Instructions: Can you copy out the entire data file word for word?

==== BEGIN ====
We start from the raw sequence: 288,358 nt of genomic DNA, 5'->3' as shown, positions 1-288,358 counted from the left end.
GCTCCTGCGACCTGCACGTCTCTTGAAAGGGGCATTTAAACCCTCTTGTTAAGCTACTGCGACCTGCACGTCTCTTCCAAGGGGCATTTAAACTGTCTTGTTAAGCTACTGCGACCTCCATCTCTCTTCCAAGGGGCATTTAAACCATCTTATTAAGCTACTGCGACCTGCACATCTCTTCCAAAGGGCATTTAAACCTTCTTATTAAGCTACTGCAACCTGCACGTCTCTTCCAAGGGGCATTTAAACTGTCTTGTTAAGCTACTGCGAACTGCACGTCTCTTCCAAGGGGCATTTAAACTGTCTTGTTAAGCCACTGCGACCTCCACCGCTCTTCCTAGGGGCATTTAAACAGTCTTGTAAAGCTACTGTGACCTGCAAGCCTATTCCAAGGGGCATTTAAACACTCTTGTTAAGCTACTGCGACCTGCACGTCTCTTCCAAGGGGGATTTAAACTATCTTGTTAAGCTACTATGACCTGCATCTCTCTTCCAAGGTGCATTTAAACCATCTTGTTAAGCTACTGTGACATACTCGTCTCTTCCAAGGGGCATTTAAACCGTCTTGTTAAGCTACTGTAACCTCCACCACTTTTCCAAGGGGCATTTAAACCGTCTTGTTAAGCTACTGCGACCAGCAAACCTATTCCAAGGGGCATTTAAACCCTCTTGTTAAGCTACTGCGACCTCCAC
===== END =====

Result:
We start from the raw sequence: 288,358 nt of genomic DNA, 5'->3' as shown, positions 1-288,358 counted from the left end.
GCTCCTGCGACCTGCACGTCTCTTGAAAGGGGCATTTAAACCCTCTTGTTAAGCTACTGCGACCTGCACGTCTCTTCCAAGGGGCATTTAAACTGTCTTGTTAAGCTACTGCGACCTCCATCTCTCTTCCAAGGGGCATTTAAACCATCTTATTAAGCTACTGCGACCTGCACATCTCTTCCAAAGGGCATTTAAACCTTCTTATTAAGCTACTGCAACCTGCACGTCTCTTCCAAGGGGCATTTAAACTGTCTTGTTAAGCTACTGCGAACTGCACGTCTCTTCCAAGGGGCATTTAAACTGTCTTGTTAAGCCACTGCGACCTCCACCGCTCTTCCTAGGGGCATTTAAACAGTCTTGTAAAGCTACTGTGACCTGCAAGCCTATTCCAAGGGGCATTTAAACACTCTTGTTAAGCTACTGCGACCTGCACGTCTCTTCCAAGGGGGATTTAAACTATCTTGTTAAGCTACTATGACCTGCATCTCTCTTCCAAGGTGCATTTAAACCATCTTGTTAAGCTACTGTGACATACTCGTCTCTTCCAAGGGGCATTTAAACCGTCTTGTTAAGCTACTGTAACCTCCACCACTTTTCCAAGGGGCATTTAAACCGTCTTGTTAAGCTACTGCGACCAGCAAACCTATTCCAAGGGGCATTTAAACCCTCTTGTTAAGCTACTGCGACCTCCAC